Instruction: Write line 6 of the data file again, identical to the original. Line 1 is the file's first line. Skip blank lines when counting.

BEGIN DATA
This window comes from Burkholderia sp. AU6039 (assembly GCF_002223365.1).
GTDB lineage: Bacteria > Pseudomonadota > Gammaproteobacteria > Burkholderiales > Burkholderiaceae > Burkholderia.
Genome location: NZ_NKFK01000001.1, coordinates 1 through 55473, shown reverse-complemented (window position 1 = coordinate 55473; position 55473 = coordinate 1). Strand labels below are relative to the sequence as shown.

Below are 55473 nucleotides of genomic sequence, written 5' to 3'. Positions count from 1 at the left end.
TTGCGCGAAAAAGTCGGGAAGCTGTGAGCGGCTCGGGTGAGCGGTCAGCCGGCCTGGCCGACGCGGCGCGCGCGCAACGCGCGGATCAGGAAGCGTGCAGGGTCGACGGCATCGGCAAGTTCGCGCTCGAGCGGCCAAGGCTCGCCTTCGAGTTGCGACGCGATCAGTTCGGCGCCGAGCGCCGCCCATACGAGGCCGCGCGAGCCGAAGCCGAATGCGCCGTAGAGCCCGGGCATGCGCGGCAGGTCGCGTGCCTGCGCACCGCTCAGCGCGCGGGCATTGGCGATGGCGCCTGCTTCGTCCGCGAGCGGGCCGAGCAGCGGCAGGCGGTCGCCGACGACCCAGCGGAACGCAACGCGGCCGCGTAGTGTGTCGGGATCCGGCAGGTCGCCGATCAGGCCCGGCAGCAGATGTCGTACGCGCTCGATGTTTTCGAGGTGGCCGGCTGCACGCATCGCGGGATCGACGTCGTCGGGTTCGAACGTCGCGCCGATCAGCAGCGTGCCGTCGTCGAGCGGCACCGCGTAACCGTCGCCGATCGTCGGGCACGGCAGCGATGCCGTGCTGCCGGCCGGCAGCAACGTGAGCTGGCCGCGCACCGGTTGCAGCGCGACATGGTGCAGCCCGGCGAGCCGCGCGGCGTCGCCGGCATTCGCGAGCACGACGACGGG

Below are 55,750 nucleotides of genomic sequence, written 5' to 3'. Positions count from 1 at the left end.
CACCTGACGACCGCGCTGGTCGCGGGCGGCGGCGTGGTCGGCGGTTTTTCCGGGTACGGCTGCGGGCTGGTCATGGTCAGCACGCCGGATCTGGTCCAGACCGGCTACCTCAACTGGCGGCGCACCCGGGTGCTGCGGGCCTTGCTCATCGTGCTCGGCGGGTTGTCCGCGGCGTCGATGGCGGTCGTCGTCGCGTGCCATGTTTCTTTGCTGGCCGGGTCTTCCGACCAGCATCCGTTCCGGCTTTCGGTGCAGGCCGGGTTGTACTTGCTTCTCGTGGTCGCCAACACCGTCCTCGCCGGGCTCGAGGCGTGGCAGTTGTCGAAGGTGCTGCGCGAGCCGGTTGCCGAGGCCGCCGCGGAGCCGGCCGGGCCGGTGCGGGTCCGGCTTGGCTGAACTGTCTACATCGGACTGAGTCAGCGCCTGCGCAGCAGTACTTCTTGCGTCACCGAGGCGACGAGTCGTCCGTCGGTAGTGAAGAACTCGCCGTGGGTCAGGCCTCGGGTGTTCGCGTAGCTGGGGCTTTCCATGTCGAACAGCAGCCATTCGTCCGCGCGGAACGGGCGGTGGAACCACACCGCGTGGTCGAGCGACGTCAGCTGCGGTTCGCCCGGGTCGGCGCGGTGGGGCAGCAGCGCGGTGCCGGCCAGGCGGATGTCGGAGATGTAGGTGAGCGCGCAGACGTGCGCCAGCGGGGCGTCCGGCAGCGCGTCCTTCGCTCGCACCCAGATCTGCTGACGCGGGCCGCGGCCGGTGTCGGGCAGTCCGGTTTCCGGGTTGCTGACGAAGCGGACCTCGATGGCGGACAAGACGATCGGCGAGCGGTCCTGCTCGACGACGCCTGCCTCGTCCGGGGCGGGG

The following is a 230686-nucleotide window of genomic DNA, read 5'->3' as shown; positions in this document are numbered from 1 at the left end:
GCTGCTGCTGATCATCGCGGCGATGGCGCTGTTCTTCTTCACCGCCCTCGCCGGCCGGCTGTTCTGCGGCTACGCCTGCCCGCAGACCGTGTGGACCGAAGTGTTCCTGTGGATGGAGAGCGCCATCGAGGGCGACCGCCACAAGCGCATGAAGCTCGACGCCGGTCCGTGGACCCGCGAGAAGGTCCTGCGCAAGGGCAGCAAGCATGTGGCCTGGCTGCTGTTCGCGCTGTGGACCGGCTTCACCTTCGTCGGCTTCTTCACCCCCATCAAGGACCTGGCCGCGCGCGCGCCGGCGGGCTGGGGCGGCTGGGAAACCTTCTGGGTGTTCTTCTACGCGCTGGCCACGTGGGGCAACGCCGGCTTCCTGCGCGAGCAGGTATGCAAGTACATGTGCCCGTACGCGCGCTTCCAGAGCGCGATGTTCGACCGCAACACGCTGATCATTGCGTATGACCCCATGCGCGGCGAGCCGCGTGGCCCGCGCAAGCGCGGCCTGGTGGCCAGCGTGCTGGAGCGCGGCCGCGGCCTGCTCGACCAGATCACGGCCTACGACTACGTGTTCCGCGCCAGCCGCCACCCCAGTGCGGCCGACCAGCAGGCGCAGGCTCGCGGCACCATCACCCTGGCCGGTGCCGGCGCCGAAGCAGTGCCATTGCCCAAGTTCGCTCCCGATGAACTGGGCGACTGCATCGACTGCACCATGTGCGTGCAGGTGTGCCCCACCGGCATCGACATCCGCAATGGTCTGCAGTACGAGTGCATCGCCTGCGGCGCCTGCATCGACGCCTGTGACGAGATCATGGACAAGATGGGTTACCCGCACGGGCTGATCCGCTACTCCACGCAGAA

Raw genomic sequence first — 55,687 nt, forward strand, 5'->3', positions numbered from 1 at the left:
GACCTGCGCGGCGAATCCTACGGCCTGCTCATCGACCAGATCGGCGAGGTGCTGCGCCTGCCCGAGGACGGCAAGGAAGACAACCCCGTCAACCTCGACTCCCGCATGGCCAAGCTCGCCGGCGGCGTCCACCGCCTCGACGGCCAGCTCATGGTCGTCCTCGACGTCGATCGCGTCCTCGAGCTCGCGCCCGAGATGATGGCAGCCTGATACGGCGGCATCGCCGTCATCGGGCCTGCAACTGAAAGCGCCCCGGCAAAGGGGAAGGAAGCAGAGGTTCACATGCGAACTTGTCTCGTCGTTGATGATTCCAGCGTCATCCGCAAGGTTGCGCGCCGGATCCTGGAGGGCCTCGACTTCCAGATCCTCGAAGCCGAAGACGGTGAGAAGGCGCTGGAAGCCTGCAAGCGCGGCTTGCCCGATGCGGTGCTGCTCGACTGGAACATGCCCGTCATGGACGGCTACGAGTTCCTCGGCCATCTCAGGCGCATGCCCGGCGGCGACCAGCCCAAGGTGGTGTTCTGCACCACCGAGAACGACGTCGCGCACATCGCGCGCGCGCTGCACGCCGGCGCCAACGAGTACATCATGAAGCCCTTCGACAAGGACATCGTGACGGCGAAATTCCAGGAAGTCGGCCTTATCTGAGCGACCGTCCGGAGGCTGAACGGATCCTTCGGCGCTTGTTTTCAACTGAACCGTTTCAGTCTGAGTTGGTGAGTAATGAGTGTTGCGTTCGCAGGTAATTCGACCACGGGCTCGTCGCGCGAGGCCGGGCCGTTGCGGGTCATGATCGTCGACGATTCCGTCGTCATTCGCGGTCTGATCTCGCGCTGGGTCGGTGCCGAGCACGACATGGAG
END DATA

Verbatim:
Below are 55,750 nucleotides of genomic sequence, written 5' to 3'. Positions count from 1 at the left end.